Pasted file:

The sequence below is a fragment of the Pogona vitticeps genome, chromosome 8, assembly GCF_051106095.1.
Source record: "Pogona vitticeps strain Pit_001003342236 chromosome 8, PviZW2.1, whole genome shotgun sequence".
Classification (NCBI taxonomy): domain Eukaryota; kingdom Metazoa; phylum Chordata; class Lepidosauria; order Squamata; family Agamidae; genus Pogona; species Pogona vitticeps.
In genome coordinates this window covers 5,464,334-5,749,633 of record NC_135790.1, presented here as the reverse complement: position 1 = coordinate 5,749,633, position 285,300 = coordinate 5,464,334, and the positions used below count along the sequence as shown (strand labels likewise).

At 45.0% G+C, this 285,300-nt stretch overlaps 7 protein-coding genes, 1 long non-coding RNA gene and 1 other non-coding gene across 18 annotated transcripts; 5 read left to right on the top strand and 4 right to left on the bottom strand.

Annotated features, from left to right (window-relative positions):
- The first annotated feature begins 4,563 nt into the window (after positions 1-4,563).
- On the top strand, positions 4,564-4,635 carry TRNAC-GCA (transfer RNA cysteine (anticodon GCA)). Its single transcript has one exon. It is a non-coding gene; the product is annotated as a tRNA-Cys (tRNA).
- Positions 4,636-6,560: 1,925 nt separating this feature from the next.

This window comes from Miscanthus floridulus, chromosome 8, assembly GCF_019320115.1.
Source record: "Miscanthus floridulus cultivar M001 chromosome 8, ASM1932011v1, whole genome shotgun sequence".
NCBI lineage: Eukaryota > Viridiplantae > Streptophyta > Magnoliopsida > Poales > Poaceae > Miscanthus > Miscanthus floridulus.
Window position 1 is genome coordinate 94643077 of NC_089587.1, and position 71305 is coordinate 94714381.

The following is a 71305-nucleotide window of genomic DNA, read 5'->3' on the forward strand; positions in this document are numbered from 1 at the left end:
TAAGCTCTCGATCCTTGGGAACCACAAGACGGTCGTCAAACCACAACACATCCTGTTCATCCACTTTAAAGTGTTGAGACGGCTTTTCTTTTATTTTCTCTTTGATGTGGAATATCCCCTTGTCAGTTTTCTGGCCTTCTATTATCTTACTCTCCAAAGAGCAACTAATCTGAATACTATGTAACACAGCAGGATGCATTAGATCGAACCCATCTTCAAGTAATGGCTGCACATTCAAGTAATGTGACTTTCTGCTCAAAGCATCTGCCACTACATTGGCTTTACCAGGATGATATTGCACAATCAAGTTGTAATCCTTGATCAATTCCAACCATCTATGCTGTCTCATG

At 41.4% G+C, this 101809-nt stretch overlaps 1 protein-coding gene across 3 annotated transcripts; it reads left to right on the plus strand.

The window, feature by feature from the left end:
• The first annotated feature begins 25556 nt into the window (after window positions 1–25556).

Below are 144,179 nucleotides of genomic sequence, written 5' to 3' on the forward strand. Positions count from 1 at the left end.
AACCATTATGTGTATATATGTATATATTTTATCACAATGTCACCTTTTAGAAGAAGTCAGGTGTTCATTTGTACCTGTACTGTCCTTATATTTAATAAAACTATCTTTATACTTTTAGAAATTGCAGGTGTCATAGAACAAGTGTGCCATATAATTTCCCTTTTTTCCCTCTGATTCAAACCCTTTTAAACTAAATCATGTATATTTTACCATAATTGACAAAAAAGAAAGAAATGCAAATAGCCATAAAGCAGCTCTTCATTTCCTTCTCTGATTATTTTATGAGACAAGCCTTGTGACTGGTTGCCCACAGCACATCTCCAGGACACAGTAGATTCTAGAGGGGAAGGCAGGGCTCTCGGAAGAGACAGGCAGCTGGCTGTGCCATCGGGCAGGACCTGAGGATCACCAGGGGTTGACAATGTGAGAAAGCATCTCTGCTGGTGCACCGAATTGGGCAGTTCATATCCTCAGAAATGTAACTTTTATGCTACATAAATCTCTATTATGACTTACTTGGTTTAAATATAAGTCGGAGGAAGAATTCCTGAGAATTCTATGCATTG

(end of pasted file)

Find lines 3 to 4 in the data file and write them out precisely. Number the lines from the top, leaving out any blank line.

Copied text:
Classification (NCBI taxonomy): domain Eukaryota; kingdom Metazoa; phylum Chordata; class Lepidosauria; order Squamata; family Agamidae; genus Pogona; species Pogona vitticeps.
In genome coordinates this window covers 5,464,334-5,749,633 of record NC_135790.1, presented here as the reverse complement: position 1 = coordinate 5,749,633, position 285,300 = coordinate 5,464,334, and the positions used below count along the sequence as shown (strand labels likewise).